by Mitch Kokai
Senior Political Analyst, John Locke Foundation
While the amateur schemers in Washington dream of a “Green New Deal,” the people who actually know what they’re doing have achieved a reduction of nearly a third in carbon-dioxide emissions related to electricity production — and not at great cost and inconvenience but while reducing expenses as cheap, abundant, and relatively clean (there isn’t any such thing as “clean energy,” only relatively clean energy) natural gas displaces coal. That wasn’t the result of the fiat of some central-planning committee with godlike powers over the economy; it was the result of innovation, competition, and market choices. That hard work was done while Alexandria Ocasio-Cortez was still trying to figure out how to change the margarita mix at Flats Fix.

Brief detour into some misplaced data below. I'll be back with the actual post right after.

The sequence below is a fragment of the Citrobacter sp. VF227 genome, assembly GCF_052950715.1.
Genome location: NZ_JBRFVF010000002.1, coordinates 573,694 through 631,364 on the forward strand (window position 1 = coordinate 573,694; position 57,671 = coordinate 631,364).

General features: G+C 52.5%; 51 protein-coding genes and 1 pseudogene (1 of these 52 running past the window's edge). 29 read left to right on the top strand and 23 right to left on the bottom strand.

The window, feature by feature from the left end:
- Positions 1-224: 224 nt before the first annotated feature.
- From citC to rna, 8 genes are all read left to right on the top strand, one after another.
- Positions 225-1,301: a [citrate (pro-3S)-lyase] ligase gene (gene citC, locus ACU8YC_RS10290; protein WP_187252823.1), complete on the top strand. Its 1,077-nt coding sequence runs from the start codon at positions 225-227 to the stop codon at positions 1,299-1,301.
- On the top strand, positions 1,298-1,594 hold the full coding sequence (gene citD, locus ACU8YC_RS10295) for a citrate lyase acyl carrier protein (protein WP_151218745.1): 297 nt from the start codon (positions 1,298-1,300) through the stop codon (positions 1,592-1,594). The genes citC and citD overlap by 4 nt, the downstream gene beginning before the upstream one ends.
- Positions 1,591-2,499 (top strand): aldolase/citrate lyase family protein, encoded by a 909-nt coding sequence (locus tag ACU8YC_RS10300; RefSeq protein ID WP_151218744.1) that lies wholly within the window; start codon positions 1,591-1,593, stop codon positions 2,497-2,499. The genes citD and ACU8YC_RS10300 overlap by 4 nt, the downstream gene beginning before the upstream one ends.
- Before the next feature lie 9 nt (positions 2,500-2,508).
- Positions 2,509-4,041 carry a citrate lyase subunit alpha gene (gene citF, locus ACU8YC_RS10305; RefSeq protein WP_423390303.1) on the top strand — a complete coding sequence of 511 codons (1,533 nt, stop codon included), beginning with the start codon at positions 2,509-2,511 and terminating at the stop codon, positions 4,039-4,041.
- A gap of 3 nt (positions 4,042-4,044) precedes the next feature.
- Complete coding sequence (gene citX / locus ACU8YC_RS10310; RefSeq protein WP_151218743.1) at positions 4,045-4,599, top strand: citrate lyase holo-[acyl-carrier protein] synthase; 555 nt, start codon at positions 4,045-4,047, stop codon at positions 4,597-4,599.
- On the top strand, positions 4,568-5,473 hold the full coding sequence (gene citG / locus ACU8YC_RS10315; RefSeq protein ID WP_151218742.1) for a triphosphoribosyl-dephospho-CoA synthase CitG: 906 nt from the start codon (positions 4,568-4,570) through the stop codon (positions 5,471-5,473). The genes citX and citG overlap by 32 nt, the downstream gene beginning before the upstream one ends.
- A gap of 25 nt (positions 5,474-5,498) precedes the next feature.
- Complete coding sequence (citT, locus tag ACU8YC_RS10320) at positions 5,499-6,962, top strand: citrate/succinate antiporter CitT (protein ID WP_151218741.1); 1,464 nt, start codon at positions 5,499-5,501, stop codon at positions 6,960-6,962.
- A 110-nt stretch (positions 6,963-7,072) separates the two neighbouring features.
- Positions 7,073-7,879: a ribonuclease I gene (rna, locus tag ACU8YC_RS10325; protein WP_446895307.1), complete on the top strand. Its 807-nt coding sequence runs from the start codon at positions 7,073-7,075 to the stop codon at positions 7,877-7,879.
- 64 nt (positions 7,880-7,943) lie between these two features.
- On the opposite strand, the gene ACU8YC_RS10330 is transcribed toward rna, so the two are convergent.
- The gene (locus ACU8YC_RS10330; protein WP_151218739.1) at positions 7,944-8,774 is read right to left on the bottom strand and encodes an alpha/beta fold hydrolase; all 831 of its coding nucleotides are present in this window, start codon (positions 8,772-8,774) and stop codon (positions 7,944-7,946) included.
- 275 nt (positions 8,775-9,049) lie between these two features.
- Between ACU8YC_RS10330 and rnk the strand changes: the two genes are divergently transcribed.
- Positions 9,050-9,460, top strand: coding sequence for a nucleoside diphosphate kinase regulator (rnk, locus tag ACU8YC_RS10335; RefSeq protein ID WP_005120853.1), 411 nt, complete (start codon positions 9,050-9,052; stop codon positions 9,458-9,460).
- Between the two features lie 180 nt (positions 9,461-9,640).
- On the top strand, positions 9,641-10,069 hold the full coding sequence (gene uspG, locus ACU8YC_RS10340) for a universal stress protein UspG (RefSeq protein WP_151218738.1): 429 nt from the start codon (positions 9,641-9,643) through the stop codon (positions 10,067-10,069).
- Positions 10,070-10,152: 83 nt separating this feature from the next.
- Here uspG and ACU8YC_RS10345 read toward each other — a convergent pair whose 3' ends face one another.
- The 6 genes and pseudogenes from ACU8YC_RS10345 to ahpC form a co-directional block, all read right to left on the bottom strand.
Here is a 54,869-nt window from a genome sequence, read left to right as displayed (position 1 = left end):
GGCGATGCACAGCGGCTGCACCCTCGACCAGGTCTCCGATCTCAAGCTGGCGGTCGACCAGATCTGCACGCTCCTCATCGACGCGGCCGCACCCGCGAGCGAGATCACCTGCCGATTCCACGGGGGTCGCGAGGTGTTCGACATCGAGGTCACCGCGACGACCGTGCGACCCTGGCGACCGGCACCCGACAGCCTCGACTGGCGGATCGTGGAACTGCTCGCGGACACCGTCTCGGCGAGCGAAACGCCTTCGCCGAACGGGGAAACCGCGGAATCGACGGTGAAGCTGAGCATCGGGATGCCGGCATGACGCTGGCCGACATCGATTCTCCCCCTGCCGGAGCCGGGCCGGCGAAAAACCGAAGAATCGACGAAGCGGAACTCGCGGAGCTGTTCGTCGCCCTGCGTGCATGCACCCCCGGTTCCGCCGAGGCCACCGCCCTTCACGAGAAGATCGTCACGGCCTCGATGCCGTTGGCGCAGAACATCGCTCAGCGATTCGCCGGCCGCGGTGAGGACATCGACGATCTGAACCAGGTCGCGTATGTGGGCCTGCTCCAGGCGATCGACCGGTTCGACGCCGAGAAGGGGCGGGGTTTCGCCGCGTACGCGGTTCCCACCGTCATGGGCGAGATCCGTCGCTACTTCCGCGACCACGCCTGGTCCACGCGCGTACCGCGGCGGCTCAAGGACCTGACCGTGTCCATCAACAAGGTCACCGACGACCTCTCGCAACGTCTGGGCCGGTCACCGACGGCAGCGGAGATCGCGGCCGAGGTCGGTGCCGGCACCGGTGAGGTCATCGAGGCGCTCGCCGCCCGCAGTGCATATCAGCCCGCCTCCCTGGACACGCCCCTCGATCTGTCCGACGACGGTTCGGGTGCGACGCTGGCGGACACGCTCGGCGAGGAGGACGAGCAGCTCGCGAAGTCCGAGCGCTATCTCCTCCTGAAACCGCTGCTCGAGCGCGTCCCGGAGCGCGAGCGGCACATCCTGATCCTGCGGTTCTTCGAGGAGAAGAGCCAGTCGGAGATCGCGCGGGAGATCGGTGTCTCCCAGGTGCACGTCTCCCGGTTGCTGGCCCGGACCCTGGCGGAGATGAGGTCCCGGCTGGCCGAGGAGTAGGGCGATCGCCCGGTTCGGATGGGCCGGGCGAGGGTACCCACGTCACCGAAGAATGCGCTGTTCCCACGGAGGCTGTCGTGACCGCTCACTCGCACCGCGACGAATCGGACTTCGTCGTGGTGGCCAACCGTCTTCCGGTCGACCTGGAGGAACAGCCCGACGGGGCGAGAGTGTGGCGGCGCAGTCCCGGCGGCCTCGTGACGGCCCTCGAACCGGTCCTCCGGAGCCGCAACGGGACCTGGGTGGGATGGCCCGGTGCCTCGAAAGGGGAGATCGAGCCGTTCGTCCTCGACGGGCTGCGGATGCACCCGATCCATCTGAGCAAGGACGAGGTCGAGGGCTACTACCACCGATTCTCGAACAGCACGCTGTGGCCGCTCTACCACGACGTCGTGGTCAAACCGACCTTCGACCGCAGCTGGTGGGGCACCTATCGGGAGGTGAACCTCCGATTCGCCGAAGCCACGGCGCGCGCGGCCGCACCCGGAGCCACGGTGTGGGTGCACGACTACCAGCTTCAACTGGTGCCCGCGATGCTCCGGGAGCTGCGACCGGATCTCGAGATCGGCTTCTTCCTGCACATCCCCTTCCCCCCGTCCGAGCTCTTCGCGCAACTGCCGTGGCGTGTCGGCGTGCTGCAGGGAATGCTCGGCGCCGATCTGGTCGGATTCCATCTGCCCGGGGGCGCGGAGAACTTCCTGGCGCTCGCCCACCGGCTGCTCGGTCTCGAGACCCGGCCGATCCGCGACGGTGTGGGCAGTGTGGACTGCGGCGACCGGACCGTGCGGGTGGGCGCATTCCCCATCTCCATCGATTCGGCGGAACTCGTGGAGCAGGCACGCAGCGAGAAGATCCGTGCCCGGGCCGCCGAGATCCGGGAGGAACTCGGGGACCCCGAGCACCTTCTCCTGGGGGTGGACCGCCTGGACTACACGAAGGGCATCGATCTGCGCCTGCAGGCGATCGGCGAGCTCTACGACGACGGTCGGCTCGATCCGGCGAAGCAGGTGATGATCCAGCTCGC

In fact, U.S. emissions from energy consumption were lower in November 2018 (the most recent figures from the U.S. Energy Information Administration) than they were 20 years ago (in November 1998) in spite of all the economic growth and population growth we’ve seen since then. Coal emissions are down by more than a third in that period. And those are just the gross numbers. Consider emissions per unit of energy output (or per unit of GDP), and the numbers are even better.